When I was younger I used to feel like a victim a lot of the time. No matter how many things were going well in my life, I could tell a story I felt bad about. I didn’t know at the time that I was indulging in a victim story. Even when my situation was comparatively easier than that of many people around me, I found a way to focus on the victim story and not take responsibility for my own choices.
I think everyone has done this at some point without realizing it. It doesn’t necessarily have to be something one does consistently. It can be a habit that creeps up, usually in times of stress and change. After all, periods of scary, risky change are the perfect time to dwell on old, familiar stories that relieve us of responsibility.
When I became conscious of this habit, I started to notice how my story changed throughout my life. Some victim stories got old and were abandoned as new ones and new situations were created. Even though I took responsibility and action in my life, I also experienced the conflict of having a sad story that I indulged in from time to time.
Getting Conscious About the Victim Story
The first time I ever thought about this in a conscious was when I was exposed to the idea that having a story is limiting. I was reading an article about dating and relationships, and the point of the article was that people often lack confidence in these areas because they have a story they tell themselves that keeps them stuck. Sometimes people don’t try new things and take risks because they have a story they tell themselves about who they are and what has happened to them in the past. They don’t think about how they can create a new story for themselves in the moment.
I’ve noticed over time that I feel like indulging in victim stories less and less. There is freedom in letting go of your story. The real strength happens when you let go and direct the course of what you have in the moment.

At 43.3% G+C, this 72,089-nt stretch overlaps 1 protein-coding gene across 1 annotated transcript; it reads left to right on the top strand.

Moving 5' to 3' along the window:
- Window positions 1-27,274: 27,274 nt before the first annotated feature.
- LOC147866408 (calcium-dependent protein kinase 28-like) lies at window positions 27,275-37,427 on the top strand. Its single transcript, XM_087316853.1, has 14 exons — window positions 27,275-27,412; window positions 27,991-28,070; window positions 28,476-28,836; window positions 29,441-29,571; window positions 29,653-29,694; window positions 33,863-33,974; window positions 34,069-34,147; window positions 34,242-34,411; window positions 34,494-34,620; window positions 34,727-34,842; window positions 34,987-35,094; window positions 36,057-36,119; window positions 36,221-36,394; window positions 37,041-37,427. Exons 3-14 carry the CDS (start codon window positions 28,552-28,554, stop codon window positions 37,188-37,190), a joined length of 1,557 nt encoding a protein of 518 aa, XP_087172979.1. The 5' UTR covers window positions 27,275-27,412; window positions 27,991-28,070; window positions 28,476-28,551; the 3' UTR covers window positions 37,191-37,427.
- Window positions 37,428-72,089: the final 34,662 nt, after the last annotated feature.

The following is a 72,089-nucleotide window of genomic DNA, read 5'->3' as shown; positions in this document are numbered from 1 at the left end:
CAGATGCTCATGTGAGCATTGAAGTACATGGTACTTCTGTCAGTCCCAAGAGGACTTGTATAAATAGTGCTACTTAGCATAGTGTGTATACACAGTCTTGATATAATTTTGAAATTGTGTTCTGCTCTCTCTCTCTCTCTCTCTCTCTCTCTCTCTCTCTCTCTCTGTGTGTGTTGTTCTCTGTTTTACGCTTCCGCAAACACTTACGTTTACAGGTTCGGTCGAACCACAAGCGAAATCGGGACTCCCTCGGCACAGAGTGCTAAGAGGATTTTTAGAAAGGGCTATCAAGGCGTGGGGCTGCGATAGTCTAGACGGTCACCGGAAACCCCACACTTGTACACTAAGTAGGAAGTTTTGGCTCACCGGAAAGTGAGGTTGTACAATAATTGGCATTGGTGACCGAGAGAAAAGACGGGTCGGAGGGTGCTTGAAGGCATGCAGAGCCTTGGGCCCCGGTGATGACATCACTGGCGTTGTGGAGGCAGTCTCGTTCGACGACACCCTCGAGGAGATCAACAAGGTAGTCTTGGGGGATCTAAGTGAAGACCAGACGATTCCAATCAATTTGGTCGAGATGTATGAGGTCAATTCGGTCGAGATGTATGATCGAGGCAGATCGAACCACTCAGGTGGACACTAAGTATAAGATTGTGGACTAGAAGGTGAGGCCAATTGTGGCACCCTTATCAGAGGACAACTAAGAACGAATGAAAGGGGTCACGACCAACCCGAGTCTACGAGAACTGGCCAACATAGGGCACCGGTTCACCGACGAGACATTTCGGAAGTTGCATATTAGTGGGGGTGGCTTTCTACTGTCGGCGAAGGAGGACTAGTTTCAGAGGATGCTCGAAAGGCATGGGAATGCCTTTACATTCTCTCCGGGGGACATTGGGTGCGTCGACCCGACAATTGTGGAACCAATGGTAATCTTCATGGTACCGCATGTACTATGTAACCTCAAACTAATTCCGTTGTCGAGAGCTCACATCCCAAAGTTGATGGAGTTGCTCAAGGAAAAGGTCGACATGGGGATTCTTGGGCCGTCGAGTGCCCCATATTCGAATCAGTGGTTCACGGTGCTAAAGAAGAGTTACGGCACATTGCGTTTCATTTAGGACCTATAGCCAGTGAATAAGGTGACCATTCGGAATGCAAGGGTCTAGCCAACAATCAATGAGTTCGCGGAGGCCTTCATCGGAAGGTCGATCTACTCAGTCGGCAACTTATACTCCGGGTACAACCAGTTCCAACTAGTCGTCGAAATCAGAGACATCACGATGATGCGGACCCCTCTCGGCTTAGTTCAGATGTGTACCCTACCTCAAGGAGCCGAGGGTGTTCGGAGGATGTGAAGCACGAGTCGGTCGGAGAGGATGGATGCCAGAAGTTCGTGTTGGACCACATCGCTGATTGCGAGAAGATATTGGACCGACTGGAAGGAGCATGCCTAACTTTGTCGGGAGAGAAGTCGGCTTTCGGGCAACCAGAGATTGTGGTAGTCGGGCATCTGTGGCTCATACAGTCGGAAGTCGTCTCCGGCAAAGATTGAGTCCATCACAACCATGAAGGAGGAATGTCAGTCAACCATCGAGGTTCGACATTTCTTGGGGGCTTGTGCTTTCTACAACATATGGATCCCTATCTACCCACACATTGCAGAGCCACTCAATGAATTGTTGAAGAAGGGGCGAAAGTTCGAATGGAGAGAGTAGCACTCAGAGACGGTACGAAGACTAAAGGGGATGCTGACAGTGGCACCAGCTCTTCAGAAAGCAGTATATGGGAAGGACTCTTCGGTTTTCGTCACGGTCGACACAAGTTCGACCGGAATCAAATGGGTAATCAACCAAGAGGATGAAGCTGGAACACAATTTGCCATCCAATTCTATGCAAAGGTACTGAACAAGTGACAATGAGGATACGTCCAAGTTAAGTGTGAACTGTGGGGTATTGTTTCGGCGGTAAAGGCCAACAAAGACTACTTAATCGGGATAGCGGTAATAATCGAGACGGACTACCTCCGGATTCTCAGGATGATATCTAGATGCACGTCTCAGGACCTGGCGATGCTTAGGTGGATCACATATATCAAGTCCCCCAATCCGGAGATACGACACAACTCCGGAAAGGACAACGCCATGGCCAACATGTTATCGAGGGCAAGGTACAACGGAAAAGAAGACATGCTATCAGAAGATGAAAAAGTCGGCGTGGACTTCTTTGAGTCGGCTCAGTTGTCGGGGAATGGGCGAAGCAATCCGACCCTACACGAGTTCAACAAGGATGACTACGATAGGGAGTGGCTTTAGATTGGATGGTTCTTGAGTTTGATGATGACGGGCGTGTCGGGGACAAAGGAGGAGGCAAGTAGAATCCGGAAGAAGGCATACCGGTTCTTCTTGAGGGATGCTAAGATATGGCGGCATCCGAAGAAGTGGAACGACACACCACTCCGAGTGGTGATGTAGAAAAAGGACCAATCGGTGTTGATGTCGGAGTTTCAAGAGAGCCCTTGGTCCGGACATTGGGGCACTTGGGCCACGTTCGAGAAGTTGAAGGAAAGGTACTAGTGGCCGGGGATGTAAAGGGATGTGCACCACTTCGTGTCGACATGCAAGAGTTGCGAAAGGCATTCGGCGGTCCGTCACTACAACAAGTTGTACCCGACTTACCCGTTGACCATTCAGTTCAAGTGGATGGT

I recently caught an episode of Oprah’s Lifeclass on her channel Own with relationship expert Iyanla Vanzant. She was talking to a man who was a recovering from drug addiction and asked him why his life wasn’t exactly as he wanted it to be. As he proceeded to tell his story, she very compassionately explained that he had traded his drug addiction for an addiction to his story. After it was brought out into the open, Iyanla noticed this habit in several people who spoke after him. She pointed out that when they shared the horrible things they had been through, they chose to speak of those things from the point of view of a victim and not from a place of empowerment, even though both perspectives could be based on fact. Iyanla even remarked that one woman was so distraught telling her story that she wasn’t even feeling any excitement about the fact that she was sharing it with Oprah and millions of viewers!
Exploring Your Story for Empowerment
That being said, I do believe there is some value to looking at the story of your life. I like to look at waking life as similar to being in a dream. I once read (I think it was in Jung’s Synchronicity) that strange coincidences happening in a dream make sense since we have control of the outcome within the dream. For example, if you dream that a waiter in a restaurant correctly guesses what you would like to order, it is not so shocking because within the dream you are your desire and the waiter’s guess. Everything in the dream is connected to you. Synchronicities may happen in waking life, because everything is connected at a fundamental level far greater than we can perceive.
I like to look for interconnections in the story of my life and the lives of others. I think it’s important to see the overarching plot or themes of your life to get a bigger perspective.
I look for symbols, such as the archetypal roles of various key players in life (do several people fulfill a key role in your life at different times and all have the same name? Does a particular person always return to your life at the end of a cycle or transition?).
Can a specific situation symbolize a problem you’re having in a surrealistic way–the way you might interpret symbolic imagery in a dream or a novel?
Can you relate your specific challenge at the moment to a classic story of triumph, a fairy tale, spiritual teaching, or great classic?
If you approach your story this way rather than as a victim story, it can be helpful to get a better sense of who you are and what your journey is. The important thing to remember is to make sure that you are seeing yourself as a hero/heroine rather than a victim and derive empowerment from your story. There is no need to be attached to it. Our stories are always constantly changing with our perspectives and circumstances. We are always in a place of empowerment to create something new.
What do you think? Do you find viewing your life as a story more helpful or harmful? Leave a comment and share your perspective. :)
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